Sex After Giving Birth: What Should You Expect?

happy couple in bedEvery woman's birth experience is unique, but there's a common question many of us want our health care provider to answer ASAP: How soon can I have sex after having a baby? (The answer: Approximately six weeks if you've delivered vaginally and up to eight if by C-section, notes Jennifer Ashton, M.D., F.A.C.O.G.) But it can be even more helpful to know exactly what you should expect sex to be like once you actually do get back into the swing of things with your partner.

Here, 6 things to know about sex after baby.

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  1. You'll want to make sure the "road is clear," so to speak. When it comes to postpartum vaginal discharge, known as lochia, that is. Regardless of how you delivered, you'll have to contend with lochia for a few weeks after the birth, and having sex before it stops puts you at risk for infection.
  2. If you had a vaginal delivery, you'll get your groove back. Although your vagina will always be a bit larger than it was before the birth, it begins to shrink back and regain muscle tone within a few days. You can strengthen and tighten vaginal muscles by doing Kegels every day or cultivating "body awareness and range of motion in the vaginal muscles" with a kind of yoga called Mula Bandha, recommends Sara Gottfried, M.D., author of The Hormone Cure.
  3. Hormone flux could mess with your libido. The amount of estrogen circulating in the body tends to be on the low side for most women after giving birth, explains Dr. Ashton. In turn, you might experience baby blues, anxiety, irritability, etc. -- likely compounded by the typical lack of sleep that comes with a newborn -- which may take a toll on your libido. If this is the case, know you're not alone, and feel free to bring it up with your health care provider.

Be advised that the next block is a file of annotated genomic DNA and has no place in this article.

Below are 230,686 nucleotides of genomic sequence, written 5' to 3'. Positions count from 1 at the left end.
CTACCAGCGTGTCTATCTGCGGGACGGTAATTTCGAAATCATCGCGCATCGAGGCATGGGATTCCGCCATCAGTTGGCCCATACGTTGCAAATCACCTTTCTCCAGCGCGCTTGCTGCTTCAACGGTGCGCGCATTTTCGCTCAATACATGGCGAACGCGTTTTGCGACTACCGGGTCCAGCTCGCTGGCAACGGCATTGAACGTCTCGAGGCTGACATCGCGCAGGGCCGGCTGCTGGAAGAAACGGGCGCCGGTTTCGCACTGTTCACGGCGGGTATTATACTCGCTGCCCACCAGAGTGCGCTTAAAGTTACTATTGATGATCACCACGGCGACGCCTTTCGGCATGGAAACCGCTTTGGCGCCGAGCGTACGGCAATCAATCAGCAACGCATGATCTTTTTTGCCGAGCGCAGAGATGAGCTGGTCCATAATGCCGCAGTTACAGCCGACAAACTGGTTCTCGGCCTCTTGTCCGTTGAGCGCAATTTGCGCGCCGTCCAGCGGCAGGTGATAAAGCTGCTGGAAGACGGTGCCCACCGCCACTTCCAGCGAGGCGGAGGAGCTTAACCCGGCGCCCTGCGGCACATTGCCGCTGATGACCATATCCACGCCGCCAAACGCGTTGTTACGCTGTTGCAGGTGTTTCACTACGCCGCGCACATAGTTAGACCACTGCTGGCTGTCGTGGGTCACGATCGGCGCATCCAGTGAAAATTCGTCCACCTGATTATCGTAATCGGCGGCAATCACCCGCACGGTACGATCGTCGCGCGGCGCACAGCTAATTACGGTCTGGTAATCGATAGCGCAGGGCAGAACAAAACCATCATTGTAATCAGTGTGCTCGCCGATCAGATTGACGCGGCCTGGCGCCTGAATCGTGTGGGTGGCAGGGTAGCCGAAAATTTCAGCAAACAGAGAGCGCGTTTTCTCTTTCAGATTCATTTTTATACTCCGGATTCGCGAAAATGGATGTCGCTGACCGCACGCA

4. You may need a little extra "help" in the bedroom. Low estrogen -- which continues for as long as you continue to nurse -- may also cause vaginal dryness, which can lead to painful intercourse, says Dr. Ashton. "Using natural oils (like coconut oil) as lubricants may help." If not, you could talk to your gynecologist about a vaginal estrogen cream. "This can help significantly, does not reach the blood stream, and can make a big difference in comfort and pleasure," explains Dr. Ashton.
  5. You'll want to think about birth control. Even if your body is consumed by breastfeeding and hormone flux, you'll ovulate before you get your first postpartum period, so you could definitely get pregnant if you have unprotected sex. "Remember that even if exclusively breastfeeding, it is possible to get pregnant, and therefore, if that would be undesired, a form of birth control is recommended," Dr. Ashton says. You could use the method you used in the past or you may want to explore different options, depending on your plans for future children and whether you're breastfeeding (as contraceptives that contain both estrogen and progestin can cause you to produce less milk).
  6. Your breasts might leak during sex. Having an orgasm can trigger leaking or spray of milk from the breasts, because hormones released during orgasm are also linked to letdown. If you're concerned about this happening, you can nurse your baby or pump to empty your breasts before having sex.

How soon did you have sex after giving birth? How did it go?

 

Image via iStock/annebaek

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